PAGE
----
Art is essential in the environment of the child from birth on. It is a way of approaching life, of moving and speaking, of decorating a home and school, of selecting toys and books. It cannot be separated from every other element of life.
At The Children’s House, we are very fortunate to have an entire room dedicated to art and its exploration and experimentation. Art appreciation and art history are integrated into the curriculum areas. The students discuss and examine how history and society may play an important role in art. This also satisfies several of Howard Gardner’s Multiple Intelligences, theories and provides a social aspect for the child. We also learn how one particular artist may have deeply affected the world of art, history and society. Lessons in aesthetics of art and art criticism are given for the children to discuss what they see, feel, prefer in addition to the reasons for such choices.
The hands-on activities in art, however, are only one part of the art curriculum. It is important to note that art must not only be incorporated throughout the curriculum, but also be explored as art for art’s sake.
We cannot "teach" a child to be an artist, but we can help him develop:
An eye that sees
A hand that obeys
A soul that feels
Montessori education emphasizes the process of creating art versus the product. This means that children should be encouraged to explore and experiment with a variety of art mediums without being made to feel that they should complete a specific project that looks a certain way. While it is necessary to provide the child such freedom to make discoveries on his own, especially in the production of art, it is also valuable that the child been given the skills and experiences necessary to train and develop the hand and eye for the creation of realistic art as well. It is critical that the child is able to create with his own hands that which he envisions in his mind.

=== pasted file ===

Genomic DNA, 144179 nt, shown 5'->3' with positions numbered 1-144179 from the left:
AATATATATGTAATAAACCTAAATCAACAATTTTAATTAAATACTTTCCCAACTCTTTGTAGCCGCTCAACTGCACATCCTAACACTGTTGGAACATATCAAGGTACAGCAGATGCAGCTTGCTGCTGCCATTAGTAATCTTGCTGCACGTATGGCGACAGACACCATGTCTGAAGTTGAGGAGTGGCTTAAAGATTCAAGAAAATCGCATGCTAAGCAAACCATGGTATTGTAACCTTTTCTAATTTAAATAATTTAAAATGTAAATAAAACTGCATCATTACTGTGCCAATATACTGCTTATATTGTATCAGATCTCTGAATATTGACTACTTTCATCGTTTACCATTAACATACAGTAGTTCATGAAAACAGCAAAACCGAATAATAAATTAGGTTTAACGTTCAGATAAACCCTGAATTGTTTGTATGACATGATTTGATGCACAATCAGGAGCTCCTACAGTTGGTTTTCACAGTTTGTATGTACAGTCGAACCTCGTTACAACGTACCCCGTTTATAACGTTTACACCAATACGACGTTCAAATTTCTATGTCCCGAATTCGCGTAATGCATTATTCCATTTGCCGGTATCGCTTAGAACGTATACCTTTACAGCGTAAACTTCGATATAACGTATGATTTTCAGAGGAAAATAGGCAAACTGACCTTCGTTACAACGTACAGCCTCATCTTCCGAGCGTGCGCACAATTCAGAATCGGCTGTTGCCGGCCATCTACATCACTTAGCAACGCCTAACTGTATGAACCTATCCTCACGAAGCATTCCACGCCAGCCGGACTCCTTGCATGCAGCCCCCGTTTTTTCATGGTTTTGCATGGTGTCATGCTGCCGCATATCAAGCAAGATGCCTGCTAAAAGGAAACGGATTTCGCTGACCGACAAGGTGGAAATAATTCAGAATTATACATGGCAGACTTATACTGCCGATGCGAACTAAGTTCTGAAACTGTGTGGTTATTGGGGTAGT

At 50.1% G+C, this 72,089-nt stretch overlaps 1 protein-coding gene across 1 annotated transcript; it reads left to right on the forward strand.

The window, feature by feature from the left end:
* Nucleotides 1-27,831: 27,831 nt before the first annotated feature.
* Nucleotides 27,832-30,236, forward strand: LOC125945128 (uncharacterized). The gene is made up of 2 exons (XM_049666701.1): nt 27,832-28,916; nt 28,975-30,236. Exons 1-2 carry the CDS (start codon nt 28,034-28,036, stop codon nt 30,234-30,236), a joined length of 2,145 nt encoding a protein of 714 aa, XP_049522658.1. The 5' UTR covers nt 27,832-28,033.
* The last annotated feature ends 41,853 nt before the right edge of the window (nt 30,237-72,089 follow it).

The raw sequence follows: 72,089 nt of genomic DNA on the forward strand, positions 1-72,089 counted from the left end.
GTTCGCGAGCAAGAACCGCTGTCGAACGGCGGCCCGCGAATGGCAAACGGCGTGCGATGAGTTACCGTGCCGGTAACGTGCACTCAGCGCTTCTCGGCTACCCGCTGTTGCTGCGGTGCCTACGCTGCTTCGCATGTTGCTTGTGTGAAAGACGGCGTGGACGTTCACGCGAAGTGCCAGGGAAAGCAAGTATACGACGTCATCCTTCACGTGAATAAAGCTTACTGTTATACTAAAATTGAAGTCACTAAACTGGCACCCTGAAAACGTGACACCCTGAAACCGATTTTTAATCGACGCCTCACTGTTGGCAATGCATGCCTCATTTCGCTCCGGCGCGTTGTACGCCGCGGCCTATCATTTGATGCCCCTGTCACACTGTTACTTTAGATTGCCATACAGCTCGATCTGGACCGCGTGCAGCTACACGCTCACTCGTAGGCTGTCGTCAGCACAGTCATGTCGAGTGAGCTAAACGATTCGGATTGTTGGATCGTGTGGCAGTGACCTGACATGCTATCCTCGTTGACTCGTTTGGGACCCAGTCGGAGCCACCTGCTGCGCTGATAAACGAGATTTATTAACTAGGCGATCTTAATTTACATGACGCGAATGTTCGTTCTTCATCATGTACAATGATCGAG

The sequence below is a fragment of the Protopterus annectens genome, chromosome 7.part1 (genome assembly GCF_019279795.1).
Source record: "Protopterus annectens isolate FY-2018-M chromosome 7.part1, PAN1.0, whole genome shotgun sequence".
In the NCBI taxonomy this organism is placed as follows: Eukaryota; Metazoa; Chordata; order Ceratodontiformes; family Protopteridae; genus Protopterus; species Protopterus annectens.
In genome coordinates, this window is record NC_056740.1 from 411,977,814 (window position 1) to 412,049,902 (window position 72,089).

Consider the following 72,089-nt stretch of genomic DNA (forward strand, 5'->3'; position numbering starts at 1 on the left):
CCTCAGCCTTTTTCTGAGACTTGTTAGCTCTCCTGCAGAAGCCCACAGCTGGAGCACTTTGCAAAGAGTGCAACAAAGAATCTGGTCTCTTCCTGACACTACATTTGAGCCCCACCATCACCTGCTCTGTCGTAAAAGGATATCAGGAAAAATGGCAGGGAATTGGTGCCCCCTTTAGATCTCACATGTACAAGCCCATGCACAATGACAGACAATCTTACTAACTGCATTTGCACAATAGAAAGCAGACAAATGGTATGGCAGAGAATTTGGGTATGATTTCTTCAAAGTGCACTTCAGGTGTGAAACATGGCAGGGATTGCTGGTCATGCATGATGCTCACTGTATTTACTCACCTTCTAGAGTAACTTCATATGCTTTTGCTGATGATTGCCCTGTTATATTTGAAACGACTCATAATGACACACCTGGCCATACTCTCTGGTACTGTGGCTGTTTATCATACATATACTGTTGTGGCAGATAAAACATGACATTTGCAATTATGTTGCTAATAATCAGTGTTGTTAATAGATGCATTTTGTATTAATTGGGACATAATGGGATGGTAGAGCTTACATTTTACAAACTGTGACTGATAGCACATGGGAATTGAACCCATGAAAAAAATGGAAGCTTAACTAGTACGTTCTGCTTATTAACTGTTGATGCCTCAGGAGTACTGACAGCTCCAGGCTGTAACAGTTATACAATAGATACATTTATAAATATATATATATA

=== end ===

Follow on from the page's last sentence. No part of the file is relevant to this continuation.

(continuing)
Addressing the importance of the child’s developing hand, Montessori states, "The child is directed by a mysterious power, great and wonderful, that he incarnates little by little…he does it with his hands, by experience, first in play, then through work. The hands are the instruments of man’s intelligence"
Art meets the fundamental needs for communication, community, and socialization. Art provides children freedom to create, imagine, and explore. Experiences in art, also aid in the transition from concrete to abstract thinking.